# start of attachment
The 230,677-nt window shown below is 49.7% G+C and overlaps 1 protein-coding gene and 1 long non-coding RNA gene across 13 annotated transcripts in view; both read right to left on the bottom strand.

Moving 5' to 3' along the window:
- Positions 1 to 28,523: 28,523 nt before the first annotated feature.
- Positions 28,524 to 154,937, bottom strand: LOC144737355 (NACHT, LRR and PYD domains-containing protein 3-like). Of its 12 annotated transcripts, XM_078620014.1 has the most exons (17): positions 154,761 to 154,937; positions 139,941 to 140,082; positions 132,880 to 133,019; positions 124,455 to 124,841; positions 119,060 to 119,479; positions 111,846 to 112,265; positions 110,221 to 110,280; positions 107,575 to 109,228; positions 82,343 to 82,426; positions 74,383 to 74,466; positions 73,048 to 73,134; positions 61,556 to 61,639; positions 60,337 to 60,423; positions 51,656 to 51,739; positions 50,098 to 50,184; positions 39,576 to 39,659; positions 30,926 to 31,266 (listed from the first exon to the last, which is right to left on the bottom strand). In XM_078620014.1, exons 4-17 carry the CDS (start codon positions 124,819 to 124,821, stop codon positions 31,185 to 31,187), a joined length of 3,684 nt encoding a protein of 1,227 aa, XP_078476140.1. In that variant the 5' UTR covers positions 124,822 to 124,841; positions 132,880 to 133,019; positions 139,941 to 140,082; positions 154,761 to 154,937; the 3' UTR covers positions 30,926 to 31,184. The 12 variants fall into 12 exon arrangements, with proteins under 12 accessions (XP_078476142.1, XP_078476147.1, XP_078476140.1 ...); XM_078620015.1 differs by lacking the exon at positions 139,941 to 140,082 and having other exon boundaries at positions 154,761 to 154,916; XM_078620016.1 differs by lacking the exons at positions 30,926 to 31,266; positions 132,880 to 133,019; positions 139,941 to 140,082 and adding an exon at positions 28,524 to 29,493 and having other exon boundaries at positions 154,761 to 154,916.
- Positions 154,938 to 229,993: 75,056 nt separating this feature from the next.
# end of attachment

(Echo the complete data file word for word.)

The 230,677-nt window shown below is 49.7% G+C and overlaps 1 protein-coding gene and 1 long non-coding RNA gene across 13 annotated transcripts in view; both read right to left on the bottom strand.

Moving 5' to 3' along the window:
- Positions 1 to 28,523: 28,523 nt before the first annotated feature.
- Positions 28,524 to 154,937, bottom strand: LOC144737355 (NACHT, LRR and PYD domains-containing protein 3-like). Of its 12 annotated transcripts, XM_078620014.1 has the most exons (17): positions 154,761 to 154,937; positions 139,941 to 140,082; positions 132,880 to 133,019; positions 124,455 to 124,841; positions 119,060 to 119,479; positions 111,846 to 112,265; positions 110,221 to 110,280; positions 107,575 to 109,228; positions 82,343 to 82,426; positions 74,383 to 74,466; positions 73,048 to 73,134; positions 61,556 to 61,639; positions 60,337 to 60,423; positions 51,656 to 51,739; positions 50,098 to 50,184; positions 39,576 to 39,659; positions 30,926 to 31,266 (listed from the first exon to the last, which is right to left on the bottom strand). In XM_078620014.1, exons 4-17 carry the CDS (start codon positions 124,819 to 124,821, stop codon positions 31,185 to 31,187), a joined length of 3,684 nt encoding a protein of 1,227 aa, XP_078476140.1. In that variant the 5' UTR covers positions 124,822 to 124,841; positions 132,880 to 133,019; positions 139,941 to 140,082; positions 154,761 to 154,937; the 3' UTR covers positions 30,926 to 31,184. The 12 variants fall into 12 exon arrangements, with proteins under 12 accessions (XP_078476142.1, XP_078476147.1, XP_078476140.1 ...); XM_078620015.1 differs by lacking the exon at positions 139,941 to 140,082 and having other exon boundaries at positions 154,761 to 154,916; XM_078620016.1 differs by lacking the exons at positions 30,926 to 31,266; positions 132,880 to 133,019; positions 139,941 to 140,082 and adding an exon at positions 28,524 to 29,493 and having other exon boundaries at positions 154,761 to 154,916.
- Positions 154,938 to 229,993: 75,056 nt separating this feature from the next.